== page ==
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Image: “Butterfly erythema in systemic lupus.” by Doktorinternet – Own work. License: CC BY-SA 4.0

Definition of Lupus

Systemic lupus erythematosus as an autoimmune disease

Systemic lupus erythematosus is an autoimmune disease that is classified as a collagenosis, a disease that affects the connective tissue. Within the group of collagenoses, it is associated with the spectrum of rheumatic diseases.

Epidemiology of Lupus

Women of childbearing age constitute about 90% of the affected patients. The highest prevalence is observed in African-American and Afro-Caribbean women. The prevalence of SLE in the US ranges from 20 to 150 per 100,000 women.

Etiology of Lupus

Causes of the systemic lupus erythematosus

The exact etiology of lupus is unknown, but there are certain predisposing genetic factors (e.g., the surface molecules HLA-DR2 and HLA-DR3). Also, external factors like hormonal changes, stress, infections, increased light exposure, or drugs can “trigger” lupus.

Pathophysiology of Lupus

The development of systemic lupus erythematosus

The pathological mechanism of lupus is a precipitation of immune complexes at the basal membrane of the cell walls. This occurs in the connective tissue of the skin and also in blood vessels. The precipitates can lead to a vasculitis, which can be seen as a “lupus band” under the microscope with immunofluorescence staining.

These precipitating immune complexes consist of DNA, antibodies against this DNA, complement, and fibrin. They are caused by a misdirected immune response against components of the cell nucleus. These complexes are falsely identified as foreign by the immune system, and more antibodies are produced.

In summary, genetic and environmental factors contribute to increased production of nucleic acids; this, in turn, elicits an abnormal immune response from the body. The result is the formation of circulating immune complexes. These immune complexes precipitate in the tissues and cause inflammation and damage.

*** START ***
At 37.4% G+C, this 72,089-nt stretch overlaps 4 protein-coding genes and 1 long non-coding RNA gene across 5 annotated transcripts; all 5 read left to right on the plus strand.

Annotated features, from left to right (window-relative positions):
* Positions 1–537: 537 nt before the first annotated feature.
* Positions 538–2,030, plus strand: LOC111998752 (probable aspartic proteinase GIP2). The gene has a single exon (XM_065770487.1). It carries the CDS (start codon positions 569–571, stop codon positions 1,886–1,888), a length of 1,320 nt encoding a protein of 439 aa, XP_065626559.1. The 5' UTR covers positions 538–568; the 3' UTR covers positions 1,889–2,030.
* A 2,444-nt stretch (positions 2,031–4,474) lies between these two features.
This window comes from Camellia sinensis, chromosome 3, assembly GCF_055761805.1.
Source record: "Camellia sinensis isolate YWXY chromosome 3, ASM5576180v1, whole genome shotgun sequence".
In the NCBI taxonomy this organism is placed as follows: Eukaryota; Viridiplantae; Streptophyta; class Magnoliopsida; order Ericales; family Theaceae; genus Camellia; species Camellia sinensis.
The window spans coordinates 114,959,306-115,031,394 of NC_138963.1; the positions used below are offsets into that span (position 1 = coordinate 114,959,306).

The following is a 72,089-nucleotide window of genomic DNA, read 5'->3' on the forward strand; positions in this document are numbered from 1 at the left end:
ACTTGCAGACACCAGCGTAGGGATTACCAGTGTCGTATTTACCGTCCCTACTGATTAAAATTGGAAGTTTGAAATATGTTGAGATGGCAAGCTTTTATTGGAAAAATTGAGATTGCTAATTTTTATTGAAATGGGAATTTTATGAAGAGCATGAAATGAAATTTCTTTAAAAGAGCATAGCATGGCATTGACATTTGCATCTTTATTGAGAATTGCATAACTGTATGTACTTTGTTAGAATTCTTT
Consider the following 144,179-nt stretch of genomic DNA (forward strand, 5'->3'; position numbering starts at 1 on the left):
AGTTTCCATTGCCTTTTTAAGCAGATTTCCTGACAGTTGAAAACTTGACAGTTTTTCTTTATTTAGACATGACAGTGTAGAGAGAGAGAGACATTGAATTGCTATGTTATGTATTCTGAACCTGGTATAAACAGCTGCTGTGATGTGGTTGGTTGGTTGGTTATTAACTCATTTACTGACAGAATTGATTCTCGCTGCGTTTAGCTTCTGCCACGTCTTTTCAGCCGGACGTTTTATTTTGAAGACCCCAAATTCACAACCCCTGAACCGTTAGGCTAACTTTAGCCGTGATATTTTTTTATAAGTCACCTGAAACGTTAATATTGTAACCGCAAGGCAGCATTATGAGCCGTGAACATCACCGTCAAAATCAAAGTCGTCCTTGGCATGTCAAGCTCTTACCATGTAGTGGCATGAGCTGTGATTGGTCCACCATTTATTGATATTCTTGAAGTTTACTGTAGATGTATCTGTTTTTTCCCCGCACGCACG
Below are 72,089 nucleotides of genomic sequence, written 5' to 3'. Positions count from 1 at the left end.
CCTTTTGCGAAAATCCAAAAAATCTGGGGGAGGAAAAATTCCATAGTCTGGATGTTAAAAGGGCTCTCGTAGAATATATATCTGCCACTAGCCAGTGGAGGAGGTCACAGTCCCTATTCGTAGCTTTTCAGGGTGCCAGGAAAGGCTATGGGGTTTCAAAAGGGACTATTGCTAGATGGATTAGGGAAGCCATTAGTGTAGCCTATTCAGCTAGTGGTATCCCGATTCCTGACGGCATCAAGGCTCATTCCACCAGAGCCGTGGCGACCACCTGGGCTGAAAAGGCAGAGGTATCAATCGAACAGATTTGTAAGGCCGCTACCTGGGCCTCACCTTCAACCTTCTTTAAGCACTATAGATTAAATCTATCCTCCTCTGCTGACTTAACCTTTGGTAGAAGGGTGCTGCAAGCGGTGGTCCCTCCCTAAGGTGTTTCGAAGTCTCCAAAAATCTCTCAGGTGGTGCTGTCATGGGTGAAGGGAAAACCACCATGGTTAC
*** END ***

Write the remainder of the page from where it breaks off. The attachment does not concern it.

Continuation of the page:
Clinical Picture of Lupus

Signs and symptoms of systemic lupus erythematosus

Image: “Butterfly erythema in systemic lupus.” by Doktorinternet - Own work. License: CC BY-SA 4.0

Image: “Butterfly erythema in systemic lupus.” by Doktorinternet – Own work. License: CC BY-SA 4.0

In most cases, systemic lupus erythematosus presents with nonspecific general symptoms, which can complicate the diagnosis. Fever, weakness, weight loss, and swelling of the lymph nodes are several examples.

Skin changes that give the disease its name manifest nearly as often. Lupus comes from the Latin name for wolf, and the rash often seen in these patients is thought to resemble the facial scars that remain after the healing of a wolf’s bite. The characteristic skin changes are a butterfly-like erythema on the cheeks and the bridge of the nose. Vibrant, scaling papules are found in discoid lupus, a form of cutaneous lupus erythematosus.

Polyarthritis and myositis are some of the more common manifestations of SLE.

Eventually, SLE can lead to neurological complications. In these cases, the peripheral nervous system is affected more often. Neurological involvement may become apparent due to decreased vigilance, depression, epilepsy, or stroke.

Common signs and symptoms of systemic lupus erythematosus.

Common signs and symptoms of systemic lupus erythematosus.

Renal changes in systemic lupus erythematosus: lupus nephritis

Lupus nephritis, which occurs in over half of the patients, is crucial to the prognosis of SLE. The complexes of DNA and anti-DNA antibodies lead to the clinical picture of a classic immune complex glomerulonephritis. This condition can express itself to varying degrees ranging from asymptomatic proteinuria to chronic renal failure.